Notice that in social media, we like, share, and post information that confirm what we are already biased about from the beginning. Such bias discounts information that could challenge the pre-conceived belief. This limits the view and negates another perspective that can enrich our points of view. Note that a political fan would never share anything about the acts of another politician on the other side, no matter how commendable it could be. The same goes on the other side of the fence. Confirmation bias is one reason why it is so challenging to have a logical discussion about polarizing hot-button issues like politics, religion, and show business.

Social media provides for artificial intelligence based on the algorithm of our preferences and feeds us with more of what we demonstrate is our preferences. The antivaxxer who once liked or searched about the dangers of vaccination will continue to receive more posts, links and information to confirm such dangers of vaccination. The automatic feedings of the same algorithmic patterns will deepen the bias and will blind the person of anything inconsistent with it.

The confirmation bias hardwires our thinking and limits the appreciation of perspectives not aligned with our biases, and this leads to habits that are difficult to break. During the political season, our confirmation bias will disable our appreciation of the other candidates and will miss a more intelligent objective decision—and this bias will be aggravated by social media, which will be exploited by the candidates.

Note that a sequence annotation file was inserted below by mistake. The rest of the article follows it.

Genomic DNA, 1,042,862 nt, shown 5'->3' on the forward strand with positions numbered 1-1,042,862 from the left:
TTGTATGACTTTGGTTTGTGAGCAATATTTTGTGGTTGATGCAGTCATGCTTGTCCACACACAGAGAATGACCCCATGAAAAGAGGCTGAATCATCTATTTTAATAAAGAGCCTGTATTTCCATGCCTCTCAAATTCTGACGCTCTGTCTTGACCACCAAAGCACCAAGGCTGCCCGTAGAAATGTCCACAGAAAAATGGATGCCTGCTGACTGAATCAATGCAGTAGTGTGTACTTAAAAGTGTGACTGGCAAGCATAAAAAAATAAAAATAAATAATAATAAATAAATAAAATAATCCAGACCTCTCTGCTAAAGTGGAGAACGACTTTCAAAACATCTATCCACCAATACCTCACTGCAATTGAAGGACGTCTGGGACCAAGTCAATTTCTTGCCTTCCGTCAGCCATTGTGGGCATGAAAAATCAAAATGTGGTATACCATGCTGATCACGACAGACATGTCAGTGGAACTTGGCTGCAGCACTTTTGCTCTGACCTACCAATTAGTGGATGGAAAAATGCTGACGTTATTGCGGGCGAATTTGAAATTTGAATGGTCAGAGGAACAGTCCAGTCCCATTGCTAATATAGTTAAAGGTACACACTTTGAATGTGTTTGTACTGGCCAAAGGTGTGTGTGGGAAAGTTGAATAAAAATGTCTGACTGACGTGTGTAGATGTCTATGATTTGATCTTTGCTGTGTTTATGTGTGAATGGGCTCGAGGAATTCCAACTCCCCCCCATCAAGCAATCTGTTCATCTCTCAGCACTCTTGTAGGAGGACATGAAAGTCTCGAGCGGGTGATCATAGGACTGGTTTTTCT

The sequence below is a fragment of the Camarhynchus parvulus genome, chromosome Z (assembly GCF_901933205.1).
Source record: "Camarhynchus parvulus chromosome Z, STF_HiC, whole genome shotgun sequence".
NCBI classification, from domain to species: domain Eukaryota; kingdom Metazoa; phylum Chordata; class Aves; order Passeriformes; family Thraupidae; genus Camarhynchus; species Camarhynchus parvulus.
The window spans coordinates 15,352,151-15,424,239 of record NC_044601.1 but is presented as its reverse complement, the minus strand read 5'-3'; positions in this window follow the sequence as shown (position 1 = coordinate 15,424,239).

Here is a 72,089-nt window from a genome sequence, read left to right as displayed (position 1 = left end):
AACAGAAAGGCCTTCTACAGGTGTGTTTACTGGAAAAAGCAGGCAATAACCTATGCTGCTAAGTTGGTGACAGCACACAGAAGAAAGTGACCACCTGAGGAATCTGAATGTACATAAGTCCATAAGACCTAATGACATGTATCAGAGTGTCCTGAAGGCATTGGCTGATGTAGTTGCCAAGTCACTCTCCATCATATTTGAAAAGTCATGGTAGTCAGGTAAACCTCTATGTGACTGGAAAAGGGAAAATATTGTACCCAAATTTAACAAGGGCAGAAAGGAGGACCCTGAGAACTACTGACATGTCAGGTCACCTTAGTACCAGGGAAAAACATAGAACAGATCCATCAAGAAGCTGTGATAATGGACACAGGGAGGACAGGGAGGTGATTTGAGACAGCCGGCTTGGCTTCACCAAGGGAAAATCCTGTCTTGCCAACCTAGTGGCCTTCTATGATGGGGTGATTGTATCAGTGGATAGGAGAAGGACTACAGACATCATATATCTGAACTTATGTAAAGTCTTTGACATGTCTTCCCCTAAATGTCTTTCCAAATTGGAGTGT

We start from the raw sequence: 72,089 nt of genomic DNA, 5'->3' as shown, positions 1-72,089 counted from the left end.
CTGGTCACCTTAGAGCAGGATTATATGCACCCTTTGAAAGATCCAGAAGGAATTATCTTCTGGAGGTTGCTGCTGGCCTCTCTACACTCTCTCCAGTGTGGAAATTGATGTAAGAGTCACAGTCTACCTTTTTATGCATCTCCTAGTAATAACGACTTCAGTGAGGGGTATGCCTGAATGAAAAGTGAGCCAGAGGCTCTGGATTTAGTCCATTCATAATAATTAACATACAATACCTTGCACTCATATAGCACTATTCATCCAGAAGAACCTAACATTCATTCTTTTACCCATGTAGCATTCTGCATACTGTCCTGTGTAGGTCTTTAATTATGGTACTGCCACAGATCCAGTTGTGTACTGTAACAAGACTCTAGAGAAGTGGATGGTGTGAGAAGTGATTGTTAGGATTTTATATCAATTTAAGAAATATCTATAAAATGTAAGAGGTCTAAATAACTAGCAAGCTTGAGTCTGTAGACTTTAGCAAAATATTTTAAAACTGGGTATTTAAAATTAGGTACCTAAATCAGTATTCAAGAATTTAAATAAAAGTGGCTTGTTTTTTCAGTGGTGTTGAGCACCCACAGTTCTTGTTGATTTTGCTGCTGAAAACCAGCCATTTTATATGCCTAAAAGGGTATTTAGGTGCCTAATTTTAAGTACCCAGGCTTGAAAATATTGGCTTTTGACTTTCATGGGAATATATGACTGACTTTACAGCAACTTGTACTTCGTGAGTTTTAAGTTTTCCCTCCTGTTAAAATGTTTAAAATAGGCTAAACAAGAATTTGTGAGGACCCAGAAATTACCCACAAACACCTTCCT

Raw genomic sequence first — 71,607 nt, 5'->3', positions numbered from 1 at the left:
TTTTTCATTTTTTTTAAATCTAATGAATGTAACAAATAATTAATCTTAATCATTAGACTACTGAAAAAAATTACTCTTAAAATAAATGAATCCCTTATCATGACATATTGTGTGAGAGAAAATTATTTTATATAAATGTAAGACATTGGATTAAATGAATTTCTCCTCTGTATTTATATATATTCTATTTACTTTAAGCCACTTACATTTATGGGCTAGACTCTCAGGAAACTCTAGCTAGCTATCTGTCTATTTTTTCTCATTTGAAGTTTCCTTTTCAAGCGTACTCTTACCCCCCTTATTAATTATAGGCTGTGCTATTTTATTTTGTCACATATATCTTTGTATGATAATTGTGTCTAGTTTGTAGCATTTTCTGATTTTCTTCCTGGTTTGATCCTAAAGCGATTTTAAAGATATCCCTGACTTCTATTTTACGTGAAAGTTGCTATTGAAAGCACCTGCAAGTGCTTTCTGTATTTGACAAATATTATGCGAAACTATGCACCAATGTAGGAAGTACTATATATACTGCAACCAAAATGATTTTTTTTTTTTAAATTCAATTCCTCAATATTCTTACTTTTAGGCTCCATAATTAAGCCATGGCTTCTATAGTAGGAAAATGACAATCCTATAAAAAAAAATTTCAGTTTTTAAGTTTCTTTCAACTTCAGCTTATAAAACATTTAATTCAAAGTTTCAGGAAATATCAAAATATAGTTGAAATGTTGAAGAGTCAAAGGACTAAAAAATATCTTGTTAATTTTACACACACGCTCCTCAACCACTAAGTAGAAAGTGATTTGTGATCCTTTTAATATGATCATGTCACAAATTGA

Misplaced critical thinking and dominance of opinions

Critical thinking refers to our ability to postpone or delay judgment so as to gather more evidence and be more objective. Related to confirmation bias, misplaced critical thinking is not achieving objectivity and poisons the intellectual processes. Having critical thinking is mistaken to be the same as being critical. The latter becomes a fault-finding search for what could feed the ego of knowing how to critique —mostly in a negative way.

Furthermore, the evidences being fed by social media support only that which is pre-conceived already. There is also a misconception that opinions are evidences, which of course is not, or, if at all can be regarded as evidence, is the weakest form. And in the verge of all the false and misinformation, opinions become coated with baseless and wrong information. The objectivity is hardly achieved and stubbornness ensues.

Subjectivity limits critical thinking. And with Dunning-Kruger Effect, the less competent become more confident, while the expert appears more grounded, if not less confident as how they should be.